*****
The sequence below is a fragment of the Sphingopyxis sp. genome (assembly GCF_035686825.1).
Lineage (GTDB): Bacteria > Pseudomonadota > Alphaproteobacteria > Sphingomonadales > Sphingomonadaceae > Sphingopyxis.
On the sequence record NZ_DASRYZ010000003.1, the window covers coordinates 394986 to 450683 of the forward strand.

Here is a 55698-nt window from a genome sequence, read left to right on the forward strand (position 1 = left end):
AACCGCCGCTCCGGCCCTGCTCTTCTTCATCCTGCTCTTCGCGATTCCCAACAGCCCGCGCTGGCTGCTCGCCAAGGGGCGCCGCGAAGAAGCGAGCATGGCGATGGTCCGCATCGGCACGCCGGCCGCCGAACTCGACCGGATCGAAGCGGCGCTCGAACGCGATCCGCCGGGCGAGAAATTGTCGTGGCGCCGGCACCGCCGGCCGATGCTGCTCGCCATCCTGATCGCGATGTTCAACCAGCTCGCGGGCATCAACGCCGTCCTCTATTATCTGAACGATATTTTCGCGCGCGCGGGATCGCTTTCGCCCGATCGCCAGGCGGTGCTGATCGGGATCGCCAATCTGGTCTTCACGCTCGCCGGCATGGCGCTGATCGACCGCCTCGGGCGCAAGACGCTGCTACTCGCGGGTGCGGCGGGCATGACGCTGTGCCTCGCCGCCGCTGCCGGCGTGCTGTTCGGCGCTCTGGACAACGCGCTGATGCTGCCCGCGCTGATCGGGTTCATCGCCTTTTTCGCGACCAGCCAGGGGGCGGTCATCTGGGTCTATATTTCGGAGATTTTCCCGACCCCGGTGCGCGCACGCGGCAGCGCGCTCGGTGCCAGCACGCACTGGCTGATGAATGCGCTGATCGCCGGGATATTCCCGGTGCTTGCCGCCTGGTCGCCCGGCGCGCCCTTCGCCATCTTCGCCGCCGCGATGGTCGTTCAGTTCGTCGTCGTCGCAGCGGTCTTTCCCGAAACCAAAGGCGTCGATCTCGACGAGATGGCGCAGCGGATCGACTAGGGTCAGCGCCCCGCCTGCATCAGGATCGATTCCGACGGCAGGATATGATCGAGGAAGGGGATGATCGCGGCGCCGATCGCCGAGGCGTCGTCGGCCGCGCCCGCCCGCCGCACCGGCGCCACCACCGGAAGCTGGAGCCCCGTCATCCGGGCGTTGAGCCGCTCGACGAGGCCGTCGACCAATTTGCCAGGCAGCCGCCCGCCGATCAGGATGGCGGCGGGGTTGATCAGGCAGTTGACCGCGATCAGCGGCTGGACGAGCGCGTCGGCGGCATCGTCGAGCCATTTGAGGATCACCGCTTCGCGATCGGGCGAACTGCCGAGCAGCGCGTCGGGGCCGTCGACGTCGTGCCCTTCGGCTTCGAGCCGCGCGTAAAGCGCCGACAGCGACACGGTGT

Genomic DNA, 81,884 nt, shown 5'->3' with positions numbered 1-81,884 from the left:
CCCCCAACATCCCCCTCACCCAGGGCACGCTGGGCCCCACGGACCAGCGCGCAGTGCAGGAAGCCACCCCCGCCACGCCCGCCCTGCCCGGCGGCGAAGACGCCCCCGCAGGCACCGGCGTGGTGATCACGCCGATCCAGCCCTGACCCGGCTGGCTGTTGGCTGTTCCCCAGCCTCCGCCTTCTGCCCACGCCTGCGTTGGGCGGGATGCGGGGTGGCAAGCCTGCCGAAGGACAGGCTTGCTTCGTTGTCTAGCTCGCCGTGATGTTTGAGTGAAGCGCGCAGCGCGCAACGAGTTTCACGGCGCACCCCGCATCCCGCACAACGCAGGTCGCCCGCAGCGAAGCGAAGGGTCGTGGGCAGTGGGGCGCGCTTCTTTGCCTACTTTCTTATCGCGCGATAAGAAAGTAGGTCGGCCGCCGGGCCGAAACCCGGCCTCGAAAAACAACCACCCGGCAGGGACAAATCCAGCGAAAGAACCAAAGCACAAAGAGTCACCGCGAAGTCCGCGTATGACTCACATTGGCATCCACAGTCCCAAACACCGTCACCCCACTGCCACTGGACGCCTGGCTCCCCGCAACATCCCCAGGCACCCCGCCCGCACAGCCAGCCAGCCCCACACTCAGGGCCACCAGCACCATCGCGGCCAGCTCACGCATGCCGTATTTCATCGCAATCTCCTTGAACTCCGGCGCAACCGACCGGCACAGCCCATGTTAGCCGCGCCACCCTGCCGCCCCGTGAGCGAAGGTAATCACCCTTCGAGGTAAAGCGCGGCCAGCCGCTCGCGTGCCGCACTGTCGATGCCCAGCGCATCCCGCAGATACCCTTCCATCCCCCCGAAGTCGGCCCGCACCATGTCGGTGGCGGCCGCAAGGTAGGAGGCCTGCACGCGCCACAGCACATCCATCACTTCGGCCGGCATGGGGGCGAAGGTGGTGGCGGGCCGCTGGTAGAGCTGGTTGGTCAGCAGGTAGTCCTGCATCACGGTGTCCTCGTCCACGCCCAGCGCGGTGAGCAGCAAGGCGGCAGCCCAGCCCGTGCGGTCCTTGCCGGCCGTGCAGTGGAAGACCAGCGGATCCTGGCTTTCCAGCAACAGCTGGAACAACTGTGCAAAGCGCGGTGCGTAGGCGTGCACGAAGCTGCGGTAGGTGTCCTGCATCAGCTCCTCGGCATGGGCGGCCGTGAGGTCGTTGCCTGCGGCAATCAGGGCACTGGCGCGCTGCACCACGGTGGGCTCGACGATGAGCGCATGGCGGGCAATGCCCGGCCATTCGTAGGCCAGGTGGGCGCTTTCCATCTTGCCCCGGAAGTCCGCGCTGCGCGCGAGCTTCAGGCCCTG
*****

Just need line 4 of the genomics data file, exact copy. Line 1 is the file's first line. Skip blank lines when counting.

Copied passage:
Here is a 55698-nt window from a genome sequence, read left to right on the forward strand (position 1 = left end):